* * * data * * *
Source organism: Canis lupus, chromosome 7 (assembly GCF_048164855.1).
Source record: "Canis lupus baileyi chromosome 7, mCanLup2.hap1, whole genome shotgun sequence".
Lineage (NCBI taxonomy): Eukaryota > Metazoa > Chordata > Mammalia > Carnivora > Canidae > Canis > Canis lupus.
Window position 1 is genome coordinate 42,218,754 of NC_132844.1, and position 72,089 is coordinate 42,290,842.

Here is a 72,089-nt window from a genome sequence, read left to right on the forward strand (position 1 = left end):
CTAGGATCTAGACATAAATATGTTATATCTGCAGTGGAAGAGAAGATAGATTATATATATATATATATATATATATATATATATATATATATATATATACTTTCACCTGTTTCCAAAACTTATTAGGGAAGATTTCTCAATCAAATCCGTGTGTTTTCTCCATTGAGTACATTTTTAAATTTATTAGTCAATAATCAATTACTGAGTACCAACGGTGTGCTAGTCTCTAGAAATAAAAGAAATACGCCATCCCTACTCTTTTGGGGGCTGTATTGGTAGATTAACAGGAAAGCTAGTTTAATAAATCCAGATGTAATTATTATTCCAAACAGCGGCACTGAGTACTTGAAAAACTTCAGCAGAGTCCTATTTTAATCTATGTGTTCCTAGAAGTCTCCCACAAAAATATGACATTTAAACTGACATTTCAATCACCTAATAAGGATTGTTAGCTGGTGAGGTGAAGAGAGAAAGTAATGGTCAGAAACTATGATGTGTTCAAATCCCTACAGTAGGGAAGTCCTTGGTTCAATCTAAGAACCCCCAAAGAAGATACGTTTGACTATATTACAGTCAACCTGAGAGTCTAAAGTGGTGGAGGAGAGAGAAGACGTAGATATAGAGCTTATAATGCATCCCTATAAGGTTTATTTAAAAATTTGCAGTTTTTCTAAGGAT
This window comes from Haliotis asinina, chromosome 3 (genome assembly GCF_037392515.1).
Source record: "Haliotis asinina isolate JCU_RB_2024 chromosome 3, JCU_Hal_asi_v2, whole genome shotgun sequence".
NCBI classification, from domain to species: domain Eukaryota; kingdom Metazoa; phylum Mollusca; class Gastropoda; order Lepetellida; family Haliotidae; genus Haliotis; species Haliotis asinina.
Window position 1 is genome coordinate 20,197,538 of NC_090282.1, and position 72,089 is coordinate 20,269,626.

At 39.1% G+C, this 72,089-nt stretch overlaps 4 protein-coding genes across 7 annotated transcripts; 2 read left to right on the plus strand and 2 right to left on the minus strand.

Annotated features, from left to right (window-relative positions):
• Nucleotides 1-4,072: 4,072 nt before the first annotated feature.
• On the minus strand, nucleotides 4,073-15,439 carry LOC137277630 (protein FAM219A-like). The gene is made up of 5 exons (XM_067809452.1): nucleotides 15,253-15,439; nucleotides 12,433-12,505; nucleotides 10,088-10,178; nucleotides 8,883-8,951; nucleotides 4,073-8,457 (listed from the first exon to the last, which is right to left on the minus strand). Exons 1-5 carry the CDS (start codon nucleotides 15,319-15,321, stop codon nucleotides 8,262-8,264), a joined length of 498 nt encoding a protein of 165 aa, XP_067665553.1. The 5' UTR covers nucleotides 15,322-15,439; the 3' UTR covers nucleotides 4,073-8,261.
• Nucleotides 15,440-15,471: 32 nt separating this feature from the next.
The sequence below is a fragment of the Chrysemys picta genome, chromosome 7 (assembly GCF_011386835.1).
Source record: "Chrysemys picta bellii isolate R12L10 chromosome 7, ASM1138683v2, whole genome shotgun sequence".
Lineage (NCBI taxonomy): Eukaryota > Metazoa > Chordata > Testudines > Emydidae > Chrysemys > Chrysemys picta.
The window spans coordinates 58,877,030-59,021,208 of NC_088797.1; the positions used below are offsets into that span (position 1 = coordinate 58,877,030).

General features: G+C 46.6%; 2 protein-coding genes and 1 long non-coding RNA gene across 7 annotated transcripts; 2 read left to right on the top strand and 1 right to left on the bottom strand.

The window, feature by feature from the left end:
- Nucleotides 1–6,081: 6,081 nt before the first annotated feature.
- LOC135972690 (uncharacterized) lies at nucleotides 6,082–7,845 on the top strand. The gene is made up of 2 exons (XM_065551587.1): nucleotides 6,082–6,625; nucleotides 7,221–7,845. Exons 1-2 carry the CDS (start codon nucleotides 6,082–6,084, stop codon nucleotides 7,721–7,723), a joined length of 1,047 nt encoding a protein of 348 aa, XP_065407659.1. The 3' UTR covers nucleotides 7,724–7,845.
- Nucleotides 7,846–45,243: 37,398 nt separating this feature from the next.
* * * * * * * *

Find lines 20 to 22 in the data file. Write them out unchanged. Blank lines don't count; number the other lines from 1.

General features: G+C 46.6%; 2 protein-coding genes and 1 long non-coding RNA gene across 7 annotated transcripts; 2 read left to right on the top strand and 1 right to left on the bottom strand.

The window, feature by feature from the left end:
- Nucleotides 1–6,081: 6,081 nt before the first annotated feature.